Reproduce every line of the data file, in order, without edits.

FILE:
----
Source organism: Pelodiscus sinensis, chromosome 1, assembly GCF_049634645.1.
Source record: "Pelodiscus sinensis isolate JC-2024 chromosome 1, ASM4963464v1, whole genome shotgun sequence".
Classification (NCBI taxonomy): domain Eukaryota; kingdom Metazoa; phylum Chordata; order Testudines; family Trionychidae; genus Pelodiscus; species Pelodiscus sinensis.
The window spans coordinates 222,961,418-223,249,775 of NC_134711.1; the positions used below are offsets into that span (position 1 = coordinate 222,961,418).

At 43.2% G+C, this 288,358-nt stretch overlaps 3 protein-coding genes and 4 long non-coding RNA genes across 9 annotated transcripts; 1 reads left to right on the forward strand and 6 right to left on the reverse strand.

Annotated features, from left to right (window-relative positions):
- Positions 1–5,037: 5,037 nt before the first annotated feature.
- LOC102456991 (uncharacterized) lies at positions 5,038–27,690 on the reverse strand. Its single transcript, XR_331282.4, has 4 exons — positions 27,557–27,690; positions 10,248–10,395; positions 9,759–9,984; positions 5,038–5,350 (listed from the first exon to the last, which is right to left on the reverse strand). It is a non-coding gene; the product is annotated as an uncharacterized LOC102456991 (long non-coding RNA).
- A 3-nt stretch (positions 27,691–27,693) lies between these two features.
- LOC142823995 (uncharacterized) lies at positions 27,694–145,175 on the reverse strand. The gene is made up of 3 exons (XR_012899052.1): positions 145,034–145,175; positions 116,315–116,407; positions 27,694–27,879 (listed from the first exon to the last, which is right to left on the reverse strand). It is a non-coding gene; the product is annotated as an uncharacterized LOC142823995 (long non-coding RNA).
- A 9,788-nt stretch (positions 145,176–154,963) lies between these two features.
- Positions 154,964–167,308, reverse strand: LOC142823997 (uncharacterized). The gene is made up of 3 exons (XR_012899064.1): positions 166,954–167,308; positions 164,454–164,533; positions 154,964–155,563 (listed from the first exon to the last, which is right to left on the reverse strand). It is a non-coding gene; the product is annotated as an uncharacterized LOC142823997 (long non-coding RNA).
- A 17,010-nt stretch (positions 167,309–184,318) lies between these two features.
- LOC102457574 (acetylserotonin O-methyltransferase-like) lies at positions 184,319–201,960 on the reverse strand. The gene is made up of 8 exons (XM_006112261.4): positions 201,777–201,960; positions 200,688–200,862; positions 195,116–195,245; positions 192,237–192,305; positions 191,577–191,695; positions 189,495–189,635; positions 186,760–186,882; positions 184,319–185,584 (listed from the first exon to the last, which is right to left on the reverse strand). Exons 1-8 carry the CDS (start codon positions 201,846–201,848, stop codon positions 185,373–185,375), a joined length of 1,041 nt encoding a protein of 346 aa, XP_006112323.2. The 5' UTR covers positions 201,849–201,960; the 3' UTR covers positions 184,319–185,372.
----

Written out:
Source organism: Pelodiscus sinensis, chromosome 1, assembly GCF_049634645.1.
Source record: "Pelodiscus sinensis isolate JC-2024 chromosome 1, ASM4963464v1, whole genome shotgun sequence".
Classification (NCBI taxonomy): domain Eukaryota; kingdom Metazoa; phylum Chordata; order Testudines; family Trionychidae; genus Pelodiscus; species Pelodiscus sinensis.
The window spans coordinates 222,961,418-223,249,775 of NC_134711.1; the positions used below are offsets into that span (position 1 = coordinate 222,961,418).

At 43.2% G+C, this 288,358-nt stretch overlaps 3 protein-coding genes and 4 long non-coding RNA genes across 9 annotated transcripts; 1 reads left to right on the forward strand and 6 right to left on the reverse strand.

Annotated features, from left to right (window-relative positions):
- Positions 1–5,037: 5,037 nt before the first annotated feature.
- LOC102456991 (uncharacterized) lies at positions 5,038–27,690 on the reverse strand. Its single transcript, XR_331282.4, has 4 exons — positions 27,557–27,690; positions 10,248–10,395; positions 9,759–9,984; positions 5,038–5,350 (listed from the first exon to the last, which is right to left on the reverse strand). It is a non-coding gene; the product is annotated as an uncharacterized LOC102456991 (long non-coding RNA).
- A 3-nt stretch (positions 27,691–27,693) lies between these two features.
- LOC142823995 (uncharacterized) lies at positions 27,694–145,175 on the reverse strand. The gene is made up of 3 exons (XR_012899052.1): positions 145,034–145,175; positions 116,315–116,407; positions 27,694–27,879 (listed from the first exon to the last, which is right to left on the reverse strand). It is a non-coding gene; the product is annotated as an uncharacterized LOC142823995 (long non-coding RNA).
- A 9,788-nt stretch (positions 145,176–154,963) lies between these two features.
- Positions 154,964–167,308, reverse strand: LOC142823997 (uncharacterized). The gene is made up of 3 exons (XR_012899064.1): positions 166,954–167,308; positions 164,454–164,533; positions 154,964–155,563 (listed from the first exon to the last, which is right to left on the reverse strand). It is a non-coding gene; the product is annotated as an uncharacterized LOC142823997 (long non-coding RNA).
- A 17,010-nt stretch (positions 167,309–184,318) lies between these two features.
- LOC102457574 (acetylserotonin O-methyltransferase-like) lies at positions 184,319–201,960 on the reverse strand. The gene is made up of 8 exons (XM_006112261.4): positions 201,777–201,960; positions 200,688–200,862; positions 195,116–195,245; positions 192,237–192,305; positions 191,577–191,695; positions 189,495–189,635; positions 186,760–186,882; positions 184,319–185,584 (listed from the first exon to the last, which is right to left on the reverse strand). Exons 1-8 carry the CDS (start codon positions 201,846–201,848, stop codon positions 185,373–185,375), a joined length of 1,041 nt encoding a protein of 346 aa, XP_006112323.2. The 5' UTR covers positions 201,849–201,960; the 3' UTR covers positions 184,319–185,372.